As the puppies ran around, it soon became apparent that some had already learned aggressive behavior. When Andrea told us the pups were picking on Spot is was an understatement. Suddenly and with no provocation, two of the pups pounced on Spot. Spot immediately went to the ground and rolled onto his back in a submissive pose. The pups growled and bit him, all of the pups except for Shorty bit Spot on his legs, his stomach and his penis. We tried to pull them off but they were aggressively attacking. Learned aggression we assumed probably from fighting for food or worse yet, maybe the breeder had other dogs he was training for fighting and using these pups as bait? Our mind ran wild with awful scenarios.
We quickly separated Spot and Shorty from the rest of the litter. Spot and Shorty would spend the night inside with us. The rest of the litter would be safe in our over-sized garage which is basically another room of the house. We did bring the garage pups in, one at a time, to allow them to explore the house. It was obvious these little guys had never been inside anywhere-house or garage. Once inside the house, the pups would sniff and look around very timid.
The pups enjoyed the outside as well exploring and smelling new smells. Curious like any puppies.
Night time arrived and the garage pups were all snug in their comfy beds. Shorty and Spot were upstairs with us and our dog, Lou. Lou is a rescue himself coming from equally deplorable conditions as these puppies. Lou still deals with "issues" with other dogs. He is getting much better but is not too sure about sharing his bed with Shorty and Spot. Eventually everyone settles down and finds their own part of the bed. Spot snuggles up against me during the night and my heart breaks thinking this poor little boy misses his mommy. I wish for him a forever loving home.
Time to say Good Bye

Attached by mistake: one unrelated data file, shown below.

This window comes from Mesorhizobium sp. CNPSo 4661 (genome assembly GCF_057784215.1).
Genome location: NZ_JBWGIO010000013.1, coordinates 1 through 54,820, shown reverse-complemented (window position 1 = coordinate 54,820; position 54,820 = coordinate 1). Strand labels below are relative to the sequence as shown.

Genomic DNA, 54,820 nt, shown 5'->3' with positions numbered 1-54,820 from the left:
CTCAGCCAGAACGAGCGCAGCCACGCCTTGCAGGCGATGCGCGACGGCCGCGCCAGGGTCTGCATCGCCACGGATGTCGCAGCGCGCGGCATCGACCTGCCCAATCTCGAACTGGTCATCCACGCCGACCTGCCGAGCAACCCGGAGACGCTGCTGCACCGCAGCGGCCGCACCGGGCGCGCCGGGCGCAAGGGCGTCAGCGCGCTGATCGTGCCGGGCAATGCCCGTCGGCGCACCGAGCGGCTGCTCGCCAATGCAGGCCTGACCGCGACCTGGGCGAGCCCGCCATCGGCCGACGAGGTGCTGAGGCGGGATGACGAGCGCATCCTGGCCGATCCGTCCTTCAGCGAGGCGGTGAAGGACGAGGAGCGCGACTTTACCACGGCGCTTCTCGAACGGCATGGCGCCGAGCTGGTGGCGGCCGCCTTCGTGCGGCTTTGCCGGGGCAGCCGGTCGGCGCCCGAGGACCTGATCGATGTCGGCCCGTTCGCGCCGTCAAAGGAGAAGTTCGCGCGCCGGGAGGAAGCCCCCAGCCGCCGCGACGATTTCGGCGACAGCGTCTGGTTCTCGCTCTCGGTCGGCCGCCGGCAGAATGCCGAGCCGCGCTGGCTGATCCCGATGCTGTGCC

Finally the morning arrives. Spot and Shorty slept with us on the bed. They yawn and smile. Their eyes sparkling. It is time for us to load them up to venture on to their next destination.
We check on the garage pups. They had a busy day finding rawhide chews but once bored with those, began to tear up some cardboard and paper towels. We give them their breakfast and more water. All the pups eat with delight and lick the bowels clean.
Once more, we load the pups into a box in the back seat of my husband's small car. This time, I sit in the back next to the box which contains the two aggressive pups and the four others are on my lap or next to me. My husband comments the pups look a 100% better than when we picked them up from Andrea. Amazing what food and fresh air can do!
Driving from our home in South Riverside county to Los Angeles on a Saturday morning, the pups settle into a nice nap. The trip takes longer than we expected although we expect traffic in Los Angeles regardless time of day, there is never a slow traffic period in Los Angeles! The pups do not seem to mind. Spot lays over my lap and periodically looks up at me, staring into my eyes as if to say "where am I headed now" "will they like me there". I am growing attached to him and the little runt girl "Shorty". By now we are convinced Spot and Shorty are from one litter and the rest from another litter because Shorty, Spot and the all black pup seem bonded with each other and the other pups do not seem to like them. The other three pups are a mix of Beagle, Blood Hound and Shepard or they seem to be.
We arrive at Londoloza Dog Den and Cattery in Culver City, California, the boarding facility who so graciously agreed to board the puppies temporarily until they are transported to Oregon and the sanctuary there. Lorena has told us she has better luck getting puppies adopted into forever homes up in Oregon rather than California. The reason is Spot and Shorty are part pit bull and lots of cities in Southern California have banned pit bull ownership. Additionally, insurance carriers are no longer writing homeowner's insurance if you own a pit bull. It is hard to imagine a puppy like "Spot" ever becoming a vicious dog when he is so loving and docile now. It is bad dog owners who perpetuate the vicious pit bull dog image. We hope someday this wrong can be corrected.
The helpers at Londoloza take the puppies from us, one by one. They immediately give new names to Spot and Shorty. Spot is now called "Rufus" why we do not know. The helpers did not seem to think he was a "Spot". "Shorty" has been renamed "Pearilita" I guess Spanish for "little Pearl" cause she is the runt and she is all white, like a pearl. We sadly kiss and say good bye to our furry over night visitors. We wish them a loving, forever home as we return to our empty and very quiet car for our trip home.
We are exhausted but it is a good exhaustion. For once we feel we were part of the solution. As for the pups, we miss them dearly. They will probably not remember this event in their lives but we will never forget.